It reminds them of what they have been away from and it is a greater opportunity to instil in their minds African values and its tenacity for truth and justice.

Works Cited

Adeoye, AbdulResheed A. “Cultural Reconstruction and Experimental Exploration for Peace in Olu Obafemi’s Dark Times are Over.” In The Creative Artist: A Journal of Theatre and Media Studies, 7(1). (Ed.) Alex C. Asiegbo. Awka: Theatre Arts Department, Nnamdi Azikiwe University, 2013: 107-128.

Akande, Victor. Hazy Pictures: The Acts, Business and Politics of the Nigerian Motion Industry. Ibadan: Kraft Books, 2010.

Amadi, Elechi Keynote address: “Background of Nigerian Literature.” In Ernest Emenyonu et al (Eds.), Critical Theories and African Literature. Ibadan: Heinemann, 1987.

Ayakoroma, Barclays F. Arts, Culture, Language and National Integration. Abuja: National Institute for Cultural Orientation, 2011.

Barthes, Roland. Elements of Semiology. New York: Hill & Wary, 1967.

Cultural Policy for Nigeria. Lagos: Federal Government Printers, 1988.

Duruaku, ABC. “Physical Constraints to Exploiting the Cultural Treasures of Attraction in Imo State.” In Journal of Language, Arts and Cultural Studies (JOLACS), 1. Owerri: Department of Linguistics and Nigerian Languages, Alvan Ikoku Federal College of Education, 2008: 24-38.

Duruaku, Toni. A Matter of Identity. Owerri: colon Concepts, 2003.

Eko, Ebele. “Traditional African Drama: The Dynamics of Total Integration” In Literature and Black Aesthetics. Calabar: Department of English and Literary Studies, University of Calabar, 1990: 328-340.

Emenyi, Imoh Abang. “Between Aidoo’s Feminism and Sofola’s De-Womanisation: Issues and Perspectives in African Gender Discourse.” In The Creative Artist: A journal of Theatre and Media Studies, 2(1). Awka: Department of Theatre Arts, Nnamdi Azikiwe University, 2013: 68-84.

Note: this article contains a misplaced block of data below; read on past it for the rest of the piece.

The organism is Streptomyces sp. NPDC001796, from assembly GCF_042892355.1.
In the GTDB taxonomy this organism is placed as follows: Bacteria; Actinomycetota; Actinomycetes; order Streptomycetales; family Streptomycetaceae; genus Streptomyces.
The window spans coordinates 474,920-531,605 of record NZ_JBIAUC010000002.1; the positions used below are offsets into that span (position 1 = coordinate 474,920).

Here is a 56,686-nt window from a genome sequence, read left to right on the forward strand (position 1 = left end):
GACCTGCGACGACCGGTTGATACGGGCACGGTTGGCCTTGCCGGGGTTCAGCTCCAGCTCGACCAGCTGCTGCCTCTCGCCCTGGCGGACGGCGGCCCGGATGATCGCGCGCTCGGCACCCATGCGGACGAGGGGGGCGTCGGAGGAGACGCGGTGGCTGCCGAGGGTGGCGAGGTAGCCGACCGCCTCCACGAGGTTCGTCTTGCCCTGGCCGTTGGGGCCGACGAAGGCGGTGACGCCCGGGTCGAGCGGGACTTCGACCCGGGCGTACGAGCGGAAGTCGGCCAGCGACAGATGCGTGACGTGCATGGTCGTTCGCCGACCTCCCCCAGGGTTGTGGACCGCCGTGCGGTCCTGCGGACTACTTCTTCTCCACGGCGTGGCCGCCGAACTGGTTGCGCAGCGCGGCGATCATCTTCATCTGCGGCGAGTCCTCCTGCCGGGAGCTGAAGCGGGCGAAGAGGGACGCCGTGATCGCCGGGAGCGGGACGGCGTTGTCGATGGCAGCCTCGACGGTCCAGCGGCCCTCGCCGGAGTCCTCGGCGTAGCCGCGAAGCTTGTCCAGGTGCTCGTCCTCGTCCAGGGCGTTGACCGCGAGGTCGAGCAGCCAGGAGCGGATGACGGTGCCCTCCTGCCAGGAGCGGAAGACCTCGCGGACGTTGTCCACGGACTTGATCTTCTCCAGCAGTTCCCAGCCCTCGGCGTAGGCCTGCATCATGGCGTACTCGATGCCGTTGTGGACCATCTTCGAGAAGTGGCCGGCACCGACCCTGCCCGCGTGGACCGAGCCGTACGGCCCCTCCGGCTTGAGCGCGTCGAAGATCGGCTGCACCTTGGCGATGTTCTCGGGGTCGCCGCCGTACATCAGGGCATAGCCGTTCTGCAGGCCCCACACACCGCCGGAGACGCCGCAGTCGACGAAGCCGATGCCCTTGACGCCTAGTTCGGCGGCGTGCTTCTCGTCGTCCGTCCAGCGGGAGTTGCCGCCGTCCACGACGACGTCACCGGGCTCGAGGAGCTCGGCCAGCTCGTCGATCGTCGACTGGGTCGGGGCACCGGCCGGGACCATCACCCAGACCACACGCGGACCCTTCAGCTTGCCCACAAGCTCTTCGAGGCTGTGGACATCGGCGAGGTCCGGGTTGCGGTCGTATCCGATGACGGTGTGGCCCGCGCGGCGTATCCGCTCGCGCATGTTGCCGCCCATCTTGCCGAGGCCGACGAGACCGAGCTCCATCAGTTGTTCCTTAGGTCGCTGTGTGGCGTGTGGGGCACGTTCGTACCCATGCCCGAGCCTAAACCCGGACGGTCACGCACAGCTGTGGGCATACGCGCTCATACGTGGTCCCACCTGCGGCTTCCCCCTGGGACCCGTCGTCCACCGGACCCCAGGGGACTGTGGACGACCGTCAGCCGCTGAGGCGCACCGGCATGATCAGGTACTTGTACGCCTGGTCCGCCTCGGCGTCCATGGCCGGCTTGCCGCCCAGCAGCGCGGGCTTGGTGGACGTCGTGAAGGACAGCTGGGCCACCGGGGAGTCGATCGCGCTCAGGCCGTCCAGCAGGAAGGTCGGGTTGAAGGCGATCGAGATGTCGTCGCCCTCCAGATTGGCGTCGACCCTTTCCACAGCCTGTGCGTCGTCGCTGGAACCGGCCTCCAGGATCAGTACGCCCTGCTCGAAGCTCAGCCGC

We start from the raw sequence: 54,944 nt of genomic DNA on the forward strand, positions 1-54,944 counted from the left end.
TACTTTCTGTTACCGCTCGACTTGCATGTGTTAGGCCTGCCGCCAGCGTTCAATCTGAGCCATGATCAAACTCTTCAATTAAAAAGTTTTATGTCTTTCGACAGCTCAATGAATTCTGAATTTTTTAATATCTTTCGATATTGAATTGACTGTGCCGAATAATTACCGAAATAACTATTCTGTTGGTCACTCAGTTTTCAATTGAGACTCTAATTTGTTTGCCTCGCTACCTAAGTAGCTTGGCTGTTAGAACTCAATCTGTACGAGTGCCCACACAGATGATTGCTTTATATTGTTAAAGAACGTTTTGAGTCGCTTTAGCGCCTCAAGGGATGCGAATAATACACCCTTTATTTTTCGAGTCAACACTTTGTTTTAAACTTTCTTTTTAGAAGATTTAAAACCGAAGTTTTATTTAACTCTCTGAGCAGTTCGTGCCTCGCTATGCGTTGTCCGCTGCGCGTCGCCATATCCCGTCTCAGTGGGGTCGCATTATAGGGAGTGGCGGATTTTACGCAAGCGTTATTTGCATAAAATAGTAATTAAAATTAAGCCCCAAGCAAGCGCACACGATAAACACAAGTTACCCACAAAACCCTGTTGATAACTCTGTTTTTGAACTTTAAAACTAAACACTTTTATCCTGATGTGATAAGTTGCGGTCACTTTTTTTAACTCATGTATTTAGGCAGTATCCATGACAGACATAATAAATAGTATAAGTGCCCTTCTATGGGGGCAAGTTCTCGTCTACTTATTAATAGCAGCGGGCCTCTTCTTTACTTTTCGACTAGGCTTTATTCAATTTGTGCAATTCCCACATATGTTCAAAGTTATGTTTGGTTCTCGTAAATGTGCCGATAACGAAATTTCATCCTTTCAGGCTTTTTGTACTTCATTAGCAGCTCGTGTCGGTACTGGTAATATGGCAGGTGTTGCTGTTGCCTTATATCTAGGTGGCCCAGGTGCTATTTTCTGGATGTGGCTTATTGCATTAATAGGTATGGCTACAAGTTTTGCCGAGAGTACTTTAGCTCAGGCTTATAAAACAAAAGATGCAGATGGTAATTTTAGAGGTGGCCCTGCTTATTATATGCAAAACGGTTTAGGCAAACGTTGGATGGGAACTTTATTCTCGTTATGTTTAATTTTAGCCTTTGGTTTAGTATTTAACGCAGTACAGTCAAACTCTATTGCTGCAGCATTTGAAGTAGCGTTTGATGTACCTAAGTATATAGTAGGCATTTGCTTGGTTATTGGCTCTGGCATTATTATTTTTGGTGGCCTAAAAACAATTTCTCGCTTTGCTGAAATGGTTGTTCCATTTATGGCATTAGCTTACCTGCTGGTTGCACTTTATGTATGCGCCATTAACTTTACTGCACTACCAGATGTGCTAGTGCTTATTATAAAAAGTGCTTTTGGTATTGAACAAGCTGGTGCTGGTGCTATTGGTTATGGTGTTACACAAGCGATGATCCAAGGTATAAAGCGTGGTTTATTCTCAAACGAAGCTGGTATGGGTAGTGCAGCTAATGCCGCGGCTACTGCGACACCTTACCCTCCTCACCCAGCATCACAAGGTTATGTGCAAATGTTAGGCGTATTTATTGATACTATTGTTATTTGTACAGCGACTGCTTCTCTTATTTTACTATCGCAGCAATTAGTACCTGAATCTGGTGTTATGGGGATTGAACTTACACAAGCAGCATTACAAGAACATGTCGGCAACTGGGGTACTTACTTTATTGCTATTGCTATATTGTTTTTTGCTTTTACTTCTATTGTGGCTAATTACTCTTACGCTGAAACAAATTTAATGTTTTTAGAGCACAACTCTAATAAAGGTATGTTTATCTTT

Enekwe, Ossie O. Igbo Masks: The Oneness of Ritual and Theatre. Lagos: Nigeria Magazine, 1987.

Ihentuge, Chisimdi U. “Bloodletting Aesthetics? Investigating Homicide Cases in Esiaba

Irobi’s Hangman Also Die and Nwokedi.” In MAJAC: Makurdi Journal of Arts and Culture, 9. Makurdi: Department of Theatre Arts, Benue State University, 2011: 79-91.

Layiwola, Dele. “Is Ritual Drama a Humanistic Methodology? Thoughts on the New Theatre.” In Layiwola, D. (Ed.), African Theatre in Performance. Sidney, Australia: Harwood Academic Publishers, 2000.

Macherey, Pierre. A Theory of Literary Production. Trans. Geoffrey Wall. London: Routledge & Kegan Paul, 1978.

Mcmanus, F. Barbara. Reader Response Critic. Retrieved 14 Mar. 2015 from http//www.2.cnr.edu./home/bmcmanus/reader on Online.

Nwabueze, Emeka. The Dragon’s Funeral. Enugu: Abic Books & Equipments, 2005.

Nwanaju, Uzoma. “Ritual Aesthetics in African Dramaturgy.” In Ejotmas: Ekpoma Journal of Theatre and Media Arts, 4(1, 2). Ekpoma: Department of Theatre Arts, Ambrose Alli University, 2013: 261-270.

Odey, Josephine E. Reader Response to Dramatic Literature: A Gender Perspective. Makurdi: Selfers Academic Press, 2009.

Okpi, Kalu. Echoes. Owerri: Colon Concepts, 2005.

The New International Webster’s Comprehensive Dictionary (Encyclopedic Ed.). USA: Standard International Media Holdings, 2013.

Utoh-Ezeajugh, Tracie & Ogbonna, Kelechi S. “Cultural Imperatives for Peace and Security in African Drama: Ogonna Agu’s Symbol of the Goddess and Sunie Ododo’s Hard Choice as Paradigms.” In The Creative Artist: A journal of Theatre and Media Studies, 7(1). (Ed.) Alex C. Asiegbo. Awka: Department of Theatre Arts, Nnamdi Azikiwe University, 2013: 12-31.

Uwah, 1. E. The Rhetoric of Culture in Nollywood. Owerri: Edu-Edy Publications, 2013.

Wise Geek. “Reception Theory”. Retrieved from 14 Mar. 2015. http://m.wisegreek.com/what-is-a-reception-theory.htm

Yerimah, Ahmed. Theatre, Culture and Politics: Essays in Dramatic and Cultural Theory. Lagos: Concept Publications, 2007.

Bio-data

Kelechi Stellamaris OGBONNA hails from Nnentu Village in Aba South Local Government Area of Abia State, Nigeria. She studied at the University of Calabar where she earned a Bachelor’s Degree in Theatre Arts (Playwriting) and a Masters Degree in Theatre Directing. She also holds a Post graduate Diploma in Education and is currently researching for her PhD. Ogbonna, who currently teaches at the Department of Theatre Arts, Alvan Ikoku Federal College of Education, Owerri, is a Playwright-Actress-Performer with research interest in African values.

Map